Japanese fear a robot-driven future
Terrifyingly delicious: A robot serves sushi to Angela Merkel and Shinzo Abe in 2017. Photo: Odd Anderson/AFP/Getty Images
People in Japan believe robots are coming for their jobs and will yield a more unequal society where it's harder to find work, according to a Pew survey.
By the numbers: 89% believe robots will do "much of the work" humans do today within 50 years. 83% think that will widen the gap between rich and poor, 74% think unemployment will grow and just 35% believe robots will create "new, better-paying jobs."
The big picture: The vast majority in Japan are pessimistic about where the economy is headed. While 44% now say the economy is "good," up from 7% in 2012, just 26% say things are better than they were 20 years ago, and a mere 15% say today's children will be better off than their parents.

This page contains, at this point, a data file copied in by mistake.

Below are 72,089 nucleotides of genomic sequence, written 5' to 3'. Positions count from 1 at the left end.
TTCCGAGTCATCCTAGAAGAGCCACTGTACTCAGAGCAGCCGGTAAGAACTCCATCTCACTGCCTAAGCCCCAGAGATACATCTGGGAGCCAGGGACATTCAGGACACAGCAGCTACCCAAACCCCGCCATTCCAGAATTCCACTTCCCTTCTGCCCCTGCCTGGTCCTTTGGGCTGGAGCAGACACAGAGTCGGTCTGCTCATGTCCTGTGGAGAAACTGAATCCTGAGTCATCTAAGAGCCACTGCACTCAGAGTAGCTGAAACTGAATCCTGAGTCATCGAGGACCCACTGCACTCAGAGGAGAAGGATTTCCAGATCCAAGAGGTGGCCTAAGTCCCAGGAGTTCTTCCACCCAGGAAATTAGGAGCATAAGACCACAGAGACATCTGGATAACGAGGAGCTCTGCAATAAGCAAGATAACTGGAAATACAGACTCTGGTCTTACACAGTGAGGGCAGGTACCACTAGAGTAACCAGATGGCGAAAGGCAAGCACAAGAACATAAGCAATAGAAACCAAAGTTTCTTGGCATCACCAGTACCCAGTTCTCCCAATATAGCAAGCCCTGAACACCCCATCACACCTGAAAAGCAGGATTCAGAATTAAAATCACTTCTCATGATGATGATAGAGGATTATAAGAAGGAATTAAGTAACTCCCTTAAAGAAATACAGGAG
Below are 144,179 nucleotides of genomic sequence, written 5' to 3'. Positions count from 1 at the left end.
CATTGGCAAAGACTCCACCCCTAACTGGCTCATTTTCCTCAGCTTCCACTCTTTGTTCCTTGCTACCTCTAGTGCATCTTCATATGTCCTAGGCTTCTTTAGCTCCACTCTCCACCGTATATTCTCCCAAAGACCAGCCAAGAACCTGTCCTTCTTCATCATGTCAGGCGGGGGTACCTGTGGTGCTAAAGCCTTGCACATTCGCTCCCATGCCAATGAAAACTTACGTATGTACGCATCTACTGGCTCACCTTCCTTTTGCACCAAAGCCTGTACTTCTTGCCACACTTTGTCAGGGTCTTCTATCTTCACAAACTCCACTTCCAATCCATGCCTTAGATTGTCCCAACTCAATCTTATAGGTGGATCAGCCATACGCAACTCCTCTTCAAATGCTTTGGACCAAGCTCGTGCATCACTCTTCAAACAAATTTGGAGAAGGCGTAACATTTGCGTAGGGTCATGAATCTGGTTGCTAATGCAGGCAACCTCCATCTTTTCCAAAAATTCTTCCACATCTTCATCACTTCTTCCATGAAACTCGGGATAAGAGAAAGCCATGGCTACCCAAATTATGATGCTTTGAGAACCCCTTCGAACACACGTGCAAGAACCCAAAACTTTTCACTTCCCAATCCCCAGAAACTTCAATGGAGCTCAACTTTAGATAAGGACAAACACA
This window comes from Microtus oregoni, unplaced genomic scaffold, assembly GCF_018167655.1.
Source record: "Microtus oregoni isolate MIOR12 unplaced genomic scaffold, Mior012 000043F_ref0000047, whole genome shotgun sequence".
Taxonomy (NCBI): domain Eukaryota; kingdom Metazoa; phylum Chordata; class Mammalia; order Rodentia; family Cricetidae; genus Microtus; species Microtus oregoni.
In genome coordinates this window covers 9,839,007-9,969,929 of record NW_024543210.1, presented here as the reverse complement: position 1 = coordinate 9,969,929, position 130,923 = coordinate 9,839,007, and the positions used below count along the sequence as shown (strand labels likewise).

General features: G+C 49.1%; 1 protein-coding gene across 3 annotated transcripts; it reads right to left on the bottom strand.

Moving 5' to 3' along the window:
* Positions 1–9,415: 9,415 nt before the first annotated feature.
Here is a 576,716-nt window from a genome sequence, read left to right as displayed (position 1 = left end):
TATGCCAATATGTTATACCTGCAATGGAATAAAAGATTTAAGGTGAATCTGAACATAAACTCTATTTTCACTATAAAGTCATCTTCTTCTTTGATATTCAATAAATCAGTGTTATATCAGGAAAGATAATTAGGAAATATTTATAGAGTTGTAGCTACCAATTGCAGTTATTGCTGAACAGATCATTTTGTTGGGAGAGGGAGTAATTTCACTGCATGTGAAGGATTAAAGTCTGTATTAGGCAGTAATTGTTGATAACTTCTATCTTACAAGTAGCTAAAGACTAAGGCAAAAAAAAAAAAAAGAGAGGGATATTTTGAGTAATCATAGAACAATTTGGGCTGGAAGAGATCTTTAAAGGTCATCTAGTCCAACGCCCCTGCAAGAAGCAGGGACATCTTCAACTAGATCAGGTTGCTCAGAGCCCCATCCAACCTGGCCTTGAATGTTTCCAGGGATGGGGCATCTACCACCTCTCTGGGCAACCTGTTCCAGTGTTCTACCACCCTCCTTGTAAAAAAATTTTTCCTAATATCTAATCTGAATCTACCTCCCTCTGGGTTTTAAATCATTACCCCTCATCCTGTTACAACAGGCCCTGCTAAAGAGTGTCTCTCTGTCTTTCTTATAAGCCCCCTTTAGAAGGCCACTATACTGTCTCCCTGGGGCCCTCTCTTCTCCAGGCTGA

The bottom line: It's not just about robots. Japan is facing severe demographic challenges tied to its aging and shrinking population. And while immigration is rising, it remains low. Just 23% would like to see it increase, while 58% say it should remain the same and 13% say it's already too high. Still, 59% say the immigrants currently in Japan "make our country stronger."